Citations contain detailed information about the sources used in your research – so the reader can track the source down, if needed. GRCC professors utilize a variety of formatting styles used for presenting this information, depending on your academic field, including Modern Language Association (MLA), American Psychological Association (APA), and Chicago Style. Consult your syllabus if you are unsure about which style to use. Regardless of which style you use, there are two basic types of citations:
full citations – those you list at the end of your work (such as a Works Cited or References page)
in-text-citations – those within the text of your work
See the Citing Sources Subject Guide for more. The Guide includes examples of citations for each of the three main formats used at GRCC, plus links to the Owl at Purdue, a highly-regarded website on citation formats. There’s more, too, about computer-generated citations (which can save you lots of time and librarians LOVE) but which should always be double-checked against the citation rules.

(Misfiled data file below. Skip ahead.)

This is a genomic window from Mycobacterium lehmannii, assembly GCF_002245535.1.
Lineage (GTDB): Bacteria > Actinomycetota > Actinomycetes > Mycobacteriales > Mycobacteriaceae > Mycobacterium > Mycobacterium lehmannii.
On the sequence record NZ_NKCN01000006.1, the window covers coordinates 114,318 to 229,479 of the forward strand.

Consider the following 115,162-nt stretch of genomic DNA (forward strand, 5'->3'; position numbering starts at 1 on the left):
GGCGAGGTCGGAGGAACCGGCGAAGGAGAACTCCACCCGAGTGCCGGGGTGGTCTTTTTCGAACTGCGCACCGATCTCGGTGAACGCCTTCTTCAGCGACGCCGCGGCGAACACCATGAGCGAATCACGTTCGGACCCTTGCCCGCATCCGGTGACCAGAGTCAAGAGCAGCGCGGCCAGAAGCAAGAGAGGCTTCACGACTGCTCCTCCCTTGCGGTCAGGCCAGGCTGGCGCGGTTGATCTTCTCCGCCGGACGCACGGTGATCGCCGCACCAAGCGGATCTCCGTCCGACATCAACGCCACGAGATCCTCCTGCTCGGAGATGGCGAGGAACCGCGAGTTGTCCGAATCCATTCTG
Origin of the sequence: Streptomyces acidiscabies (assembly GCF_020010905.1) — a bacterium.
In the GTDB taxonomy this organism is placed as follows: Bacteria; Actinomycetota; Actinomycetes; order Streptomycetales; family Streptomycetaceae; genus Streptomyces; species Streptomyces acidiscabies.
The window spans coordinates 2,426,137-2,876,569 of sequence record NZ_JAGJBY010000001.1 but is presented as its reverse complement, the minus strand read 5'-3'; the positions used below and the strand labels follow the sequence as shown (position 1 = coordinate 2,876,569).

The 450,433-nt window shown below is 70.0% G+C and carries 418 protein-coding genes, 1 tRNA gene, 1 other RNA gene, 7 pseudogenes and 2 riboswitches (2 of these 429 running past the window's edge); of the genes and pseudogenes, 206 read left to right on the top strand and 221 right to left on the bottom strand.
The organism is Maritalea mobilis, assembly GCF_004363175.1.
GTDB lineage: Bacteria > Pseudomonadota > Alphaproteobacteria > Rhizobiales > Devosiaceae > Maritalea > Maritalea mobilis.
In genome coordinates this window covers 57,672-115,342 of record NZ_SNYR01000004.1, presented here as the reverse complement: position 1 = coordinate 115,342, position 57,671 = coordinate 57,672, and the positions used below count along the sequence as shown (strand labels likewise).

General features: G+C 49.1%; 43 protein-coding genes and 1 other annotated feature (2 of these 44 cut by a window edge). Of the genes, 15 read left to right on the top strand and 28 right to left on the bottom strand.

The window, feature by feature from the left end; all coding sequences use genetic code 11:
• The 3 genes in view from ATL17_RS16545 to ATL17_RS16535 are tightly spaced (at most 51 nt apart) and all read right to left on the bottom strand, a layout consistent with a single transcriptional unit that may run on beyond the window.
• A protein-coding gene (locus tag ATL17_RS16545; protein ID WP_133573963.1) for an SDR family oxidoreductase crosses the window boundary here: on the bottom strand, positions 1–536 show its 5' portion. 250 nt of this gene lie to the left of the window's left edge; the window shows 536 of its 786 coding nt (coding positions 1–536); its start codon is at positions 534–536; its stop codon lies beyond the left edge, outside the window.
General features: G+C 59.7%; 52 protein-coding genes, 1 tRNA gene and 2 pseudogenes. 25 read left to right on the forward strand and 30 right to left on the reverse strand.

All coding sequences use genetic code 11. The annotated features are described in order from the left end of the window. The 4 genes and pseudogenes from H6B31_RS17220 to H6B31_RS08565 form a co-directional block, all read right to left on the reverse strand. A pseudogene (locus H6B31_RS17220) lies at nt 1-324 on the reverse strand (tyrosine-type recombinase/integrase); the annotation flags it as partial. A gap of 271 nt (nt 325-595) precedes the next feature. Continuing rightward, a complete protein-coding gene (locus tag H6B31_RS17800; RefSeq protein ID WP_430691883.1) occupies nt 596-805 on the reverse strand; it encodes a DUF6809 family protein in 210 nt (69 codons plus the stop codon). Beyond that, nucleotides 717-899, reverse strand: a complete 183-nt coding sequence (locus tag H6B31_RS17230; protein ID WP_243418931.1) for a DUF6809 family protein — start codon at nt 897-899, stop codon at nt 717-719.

The American Psychological Association (APA) announced a revised version of their Publication Manual of the American Psychological Association in a 7th edition last Fall. The APA announced that the new version would supersede the 6th edition during Spring 2020 semester, and most GRCC academic departments decided to make the move to the 7th edition this semester.
At GRCC, APA Style is typically used by: Business; Communication; Criminal Justice; Dental Assisting; Dental Hygiene; Exercise Science; Gerontology; Medical Assistant; Nursing; Occupational Therapy Assistant; Pharmacy Technician; Phlebotomy; Psychology; Radiologic Technology; Social Work; and, Sterile Processing.